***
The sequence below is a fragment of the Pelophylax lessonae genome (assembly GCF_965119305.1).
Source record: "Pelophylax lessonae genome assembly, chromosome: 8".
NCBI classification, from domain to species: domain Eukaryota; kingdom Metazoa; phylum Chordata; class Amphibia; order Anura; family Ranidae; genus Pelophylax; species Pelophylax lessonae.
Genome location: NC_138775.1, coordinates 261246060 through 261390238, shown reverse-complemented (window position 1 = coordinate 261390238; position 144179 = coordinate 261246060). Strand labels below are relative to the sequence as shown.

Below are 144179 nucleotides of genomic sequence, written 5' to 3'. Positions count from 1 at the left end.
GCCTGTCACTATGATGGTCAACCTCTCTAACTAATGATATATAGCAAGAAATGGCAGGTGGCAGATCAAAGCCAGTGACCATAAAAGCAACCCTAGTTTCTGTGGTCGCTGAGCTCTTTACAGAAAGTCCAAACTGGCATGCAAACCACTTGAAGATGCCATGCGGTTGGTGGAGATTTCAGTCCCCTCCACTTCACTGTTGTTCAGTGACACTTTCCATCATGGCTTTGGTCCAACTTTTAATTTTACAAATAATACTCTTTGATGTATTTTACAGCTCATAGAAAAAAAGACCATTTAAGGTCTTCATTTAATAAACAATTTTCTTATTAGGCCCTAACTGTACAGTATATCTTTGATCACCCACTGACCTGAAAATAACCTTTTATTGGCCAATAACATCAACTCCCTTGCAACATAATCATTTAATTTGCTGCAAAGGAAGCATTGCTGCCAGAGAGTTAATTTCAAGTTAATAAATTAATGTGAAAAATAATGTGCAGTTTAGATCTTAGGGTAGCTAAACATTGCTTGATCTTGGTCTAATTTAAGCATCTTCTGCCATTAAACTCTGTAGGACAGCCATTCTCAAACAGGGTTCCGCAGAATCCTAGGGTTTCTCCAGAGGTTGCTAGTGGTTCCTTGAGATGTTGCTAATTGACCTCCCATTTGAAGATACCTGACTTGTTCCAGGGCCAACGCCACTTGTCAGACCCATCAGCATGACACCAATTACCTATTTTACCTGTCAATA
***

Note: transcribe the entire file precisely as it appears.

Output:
The sequence below is a fragment of the Pelophylax lessonae genome (assembly GCF_965119305.1).
Source record: "Pelophylax lessonae genome assembly, chromosome: 8".
NCBI classification, from domain to species: domain Eukaryota; kingdom Metazoa; phylum Chordata; class Amphibia; order Anura; family Ranidae; genus Pelophylax; species Pelophylax lessonae.
Genome location: NC_138775.1, coordinates 261246060 through 261390238, shown reverse-complemented (window position 1 = coordinate 261390238; position 144179 = coordinate 261246060). Strand labels below are relative to the sequence as shown.

Below are 144179 nucleotides of genomic sequence, written 5' to 3'. Positions count from 1 at the left end.
GCCTGTCACTATGATGGTCAACCTCTCTAACTAATGATATATAGCAAGAAATGGCAGGTGGCAGATCAAAGCCAGTGACCATAAAAGCAACCCTAGTTTCTGTGGTCGCTGAGCTCTTTACAGAAAGTCCAAACTGGCATGCAAACCACTTGAAGATGCCATGCGGTTGGTGGAGATTTCAGTCCCCTCCACTTCACTGTTGTTCAGTGACACTTTCCATCATGGCTTTGGTCCAACTTTTAATTTTACAAATAATACTCTTTGATGTATTTTACAGCTCATAGAAAAAAAGACCATTTAAGGTCTTCATTTAATAAACAATTTTCTTATTAGGCCCTAACTGTACAGTATATCTTTGATCACCCACTGACCTGAAAATAACCTTTTATTGGCCAATAACATCAACTCCCTTGCAACATAATCATTTAATTTGCTGCAAAGGAAGCATTGCTGCCAGAGAGTTAATTTCAAGTTAATAAATTAATGTGAAAAATAATGTGCAGTTTAGATCTTAGGGTAGCTAAACATTGCTTGATCTTGGTCTAATTTAAGCATCTTCTGCCATTAAACTCTGTAGGACAGCCATTCTCAAACAGGGTTCCGCAGAATCCTAGGGTTTCTCCAGAGGTTGCTAGTGGTTCCTTGAGATGTTGCTAATTGACCTCCCATTTGAAGATACCTGACTTGTTCCAGGGCCAACGCCACTTGTCAGACCCATCAGCATGACACCAATTACCTATTTTACCTGTCAATA